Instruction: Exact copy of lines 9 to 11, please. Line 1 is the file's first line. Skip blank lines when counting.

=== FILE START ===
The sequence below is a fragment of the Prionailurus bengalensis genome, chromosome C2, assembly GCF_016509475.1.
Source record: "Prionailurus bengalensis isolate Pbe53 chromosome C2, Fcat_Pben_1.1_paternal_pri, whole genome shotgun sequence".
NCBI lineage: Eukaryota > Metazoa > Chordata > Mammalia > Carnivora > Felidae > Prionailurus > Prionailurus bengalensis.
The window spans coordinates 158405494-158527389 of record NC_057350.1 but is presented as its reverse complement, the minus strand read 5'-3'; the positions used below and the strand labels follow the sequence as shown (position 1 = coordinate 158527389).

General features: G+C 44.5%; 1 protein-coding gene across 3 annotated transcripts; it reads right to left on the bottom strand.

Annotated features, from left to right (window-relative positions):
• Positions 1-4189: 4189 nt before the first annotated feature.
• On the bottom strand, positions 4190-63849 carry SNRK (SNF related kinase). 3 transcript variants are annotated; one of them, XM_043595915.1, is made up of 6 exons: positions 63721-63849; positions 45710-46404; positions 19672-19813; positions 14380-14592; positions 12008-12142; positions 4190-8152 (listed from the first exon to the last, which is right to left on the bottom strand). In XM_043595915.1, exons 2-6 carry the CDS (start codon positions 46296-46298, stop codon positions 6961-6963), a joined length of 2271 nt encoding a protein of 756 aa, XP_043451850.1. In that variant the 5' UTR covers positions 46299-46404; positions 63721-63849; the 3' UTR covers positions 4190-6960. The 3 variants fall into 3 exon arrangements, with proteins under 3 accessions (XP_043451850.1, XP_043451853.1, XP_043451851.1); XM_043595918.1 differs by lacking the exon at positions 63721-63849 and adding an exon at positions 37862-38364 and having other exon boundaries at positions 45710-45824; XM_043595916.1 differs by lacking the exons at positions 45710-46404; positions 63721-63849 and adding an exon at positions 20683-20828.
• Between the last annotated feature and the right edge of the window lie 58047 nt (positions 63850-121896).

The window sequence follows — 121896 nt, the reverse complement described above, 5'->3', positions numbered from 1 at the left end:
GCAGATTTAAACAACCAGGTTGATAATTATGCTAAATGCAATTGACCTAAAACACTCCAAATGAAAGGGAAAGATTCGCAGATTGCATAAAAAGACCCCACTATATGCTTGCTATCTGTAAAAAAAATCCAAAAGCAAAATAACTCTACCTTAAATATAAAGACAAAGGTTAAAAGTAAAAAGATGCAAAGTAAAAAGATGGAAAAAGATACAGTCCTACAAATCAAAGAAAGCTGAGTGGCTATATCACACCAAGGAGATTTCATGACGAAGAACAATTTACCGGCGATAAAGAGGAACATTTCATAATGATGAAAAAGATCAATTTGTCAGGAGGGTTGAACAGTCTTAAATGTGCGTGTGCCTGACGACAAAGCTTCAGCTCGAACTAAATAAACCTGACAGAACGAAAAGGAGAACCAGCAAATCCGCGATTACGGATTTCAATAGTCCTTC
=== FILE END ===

• Between the last annotated feature and the right edge of the window lie 58047 nt (positions 63850-121896).

The window sequence follows — 121896 nt, the reverse complement described above, 5'->3', positions numbered from 1 at the left end:
GCAGATTTAAACAACCAGGTTGATAATTATGCTAAATGCAATTGACCTAAAACACTCCAAATGAAAGGGAAAGATTCGCAGATTGCATAAAAAGACCCCACTATATGCTTGCTATCTGTAAAAAAAATCCAAAAGCAAAATAACTCTACCTTAAATATAAAGACAAAGGTTAAAAGTAAAAAGATGCAAAGTAAAAAGATGGAAAAAGATACAGTCCTACAAATCAAAGAAAGCTGAGTGGCTATATCACACCAAGGAGATTTCATGACGAAGAACAATTTACCGGCGATAAAGAGGAACATTTCATAATGATGAAAAAGATCAATTTGTCAGGAGGGTTGAACAGTCTTAAATGTGCGTGTGCCTGACGACAAAGCTTCAGCTCGAACTAAATAAACCTGACAGAACGAAAAGGAGAACCAGCAAATCCGCGATTACGGATTTCAATAGTCCTTC